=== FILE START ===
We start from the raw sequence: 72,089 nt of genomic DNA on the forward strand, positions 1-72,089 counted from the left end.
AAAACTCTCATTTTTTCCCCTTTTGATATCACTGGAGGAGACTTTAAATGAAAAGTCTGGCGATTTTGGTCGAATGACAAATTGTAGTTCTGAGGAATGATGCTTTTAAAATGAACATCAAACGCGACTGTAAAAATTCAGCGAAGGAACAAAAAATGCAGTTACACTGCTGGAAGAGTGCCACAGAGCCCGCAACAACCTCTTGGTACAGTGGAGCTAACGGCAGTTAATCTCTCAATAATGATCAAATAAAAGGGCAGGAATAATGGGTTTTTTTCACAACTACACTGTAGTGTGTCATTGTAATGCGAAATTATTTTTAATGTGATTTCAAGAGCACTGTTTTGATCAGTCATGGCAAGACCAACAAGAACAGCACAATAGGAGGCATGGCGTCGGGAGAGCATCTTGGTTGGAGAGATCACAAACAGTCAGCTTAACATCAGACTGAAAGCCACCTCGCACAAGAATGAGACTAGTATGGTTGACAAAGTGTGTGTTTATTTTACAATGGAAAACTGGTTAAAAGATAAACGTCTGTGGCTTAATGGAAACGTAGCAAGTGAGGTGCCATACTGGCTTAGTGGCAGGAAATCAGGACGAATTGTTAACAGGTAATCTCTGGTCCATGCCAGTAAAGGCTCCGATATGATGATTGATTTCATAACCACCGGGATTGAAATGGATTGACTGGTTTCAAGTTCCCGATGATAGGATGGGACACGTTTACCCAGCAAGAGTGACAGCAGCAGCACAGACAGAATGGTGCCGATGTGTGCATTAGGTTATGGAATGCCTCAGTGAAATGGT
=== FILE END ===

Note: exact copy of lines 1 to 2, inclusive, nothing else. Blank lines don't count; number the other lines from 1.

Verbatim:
We start from the raw sequence: 72,089 nt of genomic DNA on the forward strand, positions 1-72,089 counted from the left end.
AAAACTCTCATTTTTTCCCCTTTTGATATCACTGGAGGAGACTTTAAATGAAAAGTCTGGCGATTTTGGTCGAATGACAAATTGTAGTTCTGAGGAATGATGCTTTTAAAATGAACATCAAACGCGACTGTAAAAATTCAGCGAAGGAACAAAAAATGCAGTTACACTGCTGGAAGAGTGCCACAGAGCCCGCAACAACCTCTTGGTACAGTGGAGCTAACGGCAGTTAATCTCTCAATAATGATCAAATAAAAGGGCAGGAATAATGGGTTTTTTTCACAACTACACTGTAGTGTGTCATTGTAATGCGAAATTATTTTTAATGTGATTTCAAGAGCACTGTTTTGATCAGTCATGGCAAGACCAACAAGAACAGCACAATAGGAGGCATGGCGTCGGGAGAGCATCTTGGTTGGAGAGATCACAAACAGTCAGCTTAACATCAGACTGAAAGCCACCTCGCACAAGAATGAGACTAGTATGGTTGACAAAGTGTGTGTTTATTTTACAATGGAAAACTGGTTAAAAGATAAACGTCTGTGGCTTAATGGAAACGTAGCAAGTGAGGTGCCATACTGGCTTAGTGGCAGGAAATCAGGACGAATTGTTAACAGGTAATCTCTGGTCCATGCCAGTAAAGGCTCCGATATGATGATTGATTTCATAACCACCGGGATTGAAATGGATTGACTGGTTTCAAGTTCCCGATGATAGGATGGGACACGTTTACCCAGCAAGAGTGACAGCAGCAGCACAGACAGAATGGTGCCGATGTGTGCATTAGGTTATGGAATGCCTCAGTGAAATGGT